• Radishes – 1.8g
  • Snow peas – 4.9g
  • Spaghetti squash – 5.2g
  • Spinach – 1.4g
  • swiss chard – 2.1g
  • Turnips – 4.6g
  • Water chestnuts – 0.7g
  • Zucchini – 2.1g

Fruits – average net carbs per serving

All except avocado and tomato should be avoided in the first month or so and then only eaten in moderation.

  • Avocado – 1.8g
  • Blackberries – 4.3g
  • Blueberries – 12g
  • Coconut – 6.2g
  • Lemon – 6.5g
  • Raspberries – 5.4g
  • Strawberries – 5.6g
  • Tomatoes – 2.6g

Nuts/Seeds – average net carbs per serving

Pay very close attention to serving sizes of nuts.  It is usually much smaller than you think and add up quickly.

  • Almonds – 2.7g
  • Chia seeds – 0.4g
  • Flaxseed – 0.6g
  • Hazelnuts – 2g
  • Hemp seeds – 1g
  • Macadamia nuts – 1.5g
  • Peanuts – 1.6g
  • Pecans – 1.2g
  • Pine nuts – 0.1g
  • Pistachio – 4.9g
  • Pumpkin seeds – 1.3g
  • Sunflower seeds – 3.2g
  • Walnuts – 2g

Healthy Fats – average net carbs per serving

  • Avocado Oil – 0g
  • Bacon grease – 0g
  • Butter – 0g
  • Chicken fat – 0g
  • Coconut Oil – 0g
  • Ghee – 0g
  • Lard – 0g
  • Macadamia Oil – 0g
  • Olive Oil – 0g
  • Pork rinds/Cracklings (Check the label for added carbs, especially on flavored varieties) – 0g

Dairy – average net carbs per serving

Avoid anything labeled “low-fat” or “reduced fat” and go for the full fat options instead as low fat options tend to be loaded with sugars. When they take the fat out, they usually replace it with something to make it taste good and that something tends to be sugar.

  • Cottage cheese – 2.8g
  • Hard cheeses – 0.4g
  • Heavy cream – 0.9g
  • Plain full fat greek yogurt – 7g
  • Soft cheeses – 1.6g
  • Sour cream – .06g

Condiments/Spices – average net carbs per serving

  • All spices and herbs – varies
  • Almond flour – 2.2g
  • Alternative sweeteners (Stevia, Truvia, Swerve, and Erythritol are the best choices.  I’ll be doing an entire post about sweeteners later) – 0.1-0.5g
  • Coconut flour – 3.2g
  • Lemon juice – 3.8g
  • Lime juice – 3g
  • Mayonnaise  – 3.5g
  • Mustard – .07g
  • Pesto – 0.5g
  • Pickles – 1.8g
  • Psyllium husk powder – 1.4g
  • Salad dressings (best choices are Blue Cheese, Caesar, Oil & Vinegar, and Ranch.  You still need to check the labels as some do have added sugars and you might be able to find other flavors that are keto friendly, but these are your best bets) – varies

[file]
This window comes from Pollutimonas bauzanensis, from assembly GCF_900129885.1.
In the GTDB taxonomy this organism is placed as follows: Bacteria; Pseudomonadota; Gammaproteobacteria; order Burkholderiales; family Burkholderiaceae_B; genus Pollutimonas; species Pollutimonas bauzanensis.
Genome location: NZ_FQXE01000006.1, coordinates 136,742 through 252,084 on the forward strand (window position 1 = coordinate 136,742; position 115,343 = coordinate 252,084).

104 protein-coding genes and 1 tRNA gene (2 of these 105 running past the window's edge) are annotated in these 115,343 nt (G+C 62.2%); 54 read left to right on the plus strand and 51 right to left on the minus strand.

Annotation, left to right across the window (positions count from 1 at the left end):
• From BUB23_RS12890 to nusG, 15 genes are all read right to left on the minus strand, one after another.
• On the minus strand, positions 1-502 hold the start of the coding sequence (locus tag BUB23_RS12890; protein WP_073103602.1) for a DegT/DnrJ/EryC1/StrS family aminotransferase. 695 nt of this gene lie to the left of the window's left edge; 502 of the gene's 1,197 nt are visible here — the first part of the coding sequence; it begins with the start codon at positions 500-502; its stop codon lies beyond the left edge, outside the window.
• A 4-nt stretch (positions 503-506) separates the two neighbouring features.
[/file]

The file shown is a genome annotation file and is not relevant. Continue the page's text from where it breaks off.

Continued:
• Salsa – 1g
  • Soy sauce (stick to Tamari and check the label for added carbs) – 1.1g
  • Sugar Free Ketchup (regular ketchup is loaded with sugar and carbs so don’t eat it) – 1g
  • Unsweetened Cocoa powder (again, watch for carb loaded fillers) – 1.1g

Beverages – average net carbs per serving

  • Alcohol such as dry red wine, dry white wine, unsweetened spirits, low carb beer (These can slow down weight loss! I’ll do an entire post devoted to alcohol later) – 0-6g
  • Cashew milk – 3g
  • Coconut milk – 1.6g
  • Coffee – 0g
  • Diet sodas (This is somewhat controversial.  It works for some, not for others. I can’t live without my diet coke so I drink it.  Is it the healthiest option? No. But neither is being overweight so at some point you have to pick your battles) – 0g
  • Flax milk – 0g
  • Hemp milk – 0g
  • Powerade Zero – 0g
  • Sparkling water – 0g
  • Tea – 0g
  • Unsweetened almond milk – 0.3g
  • Water – 0g
  • Water enhancers (Check the label for sweeteners used and carb counts) – varies
Not That

Avoid all of the foods below.  Think of them as poison to your body and do your best to stay away from them!  With that being said, this is the real world, life happens, and nobody is perfect.  So if you do eat them, moderation is key. Also, know that everyone’s tolerance is different. Some people will be kicked out of ketosis with one bite, while others can eat these things in moderation on occasion and still be fine.  You have to figure out what works for you.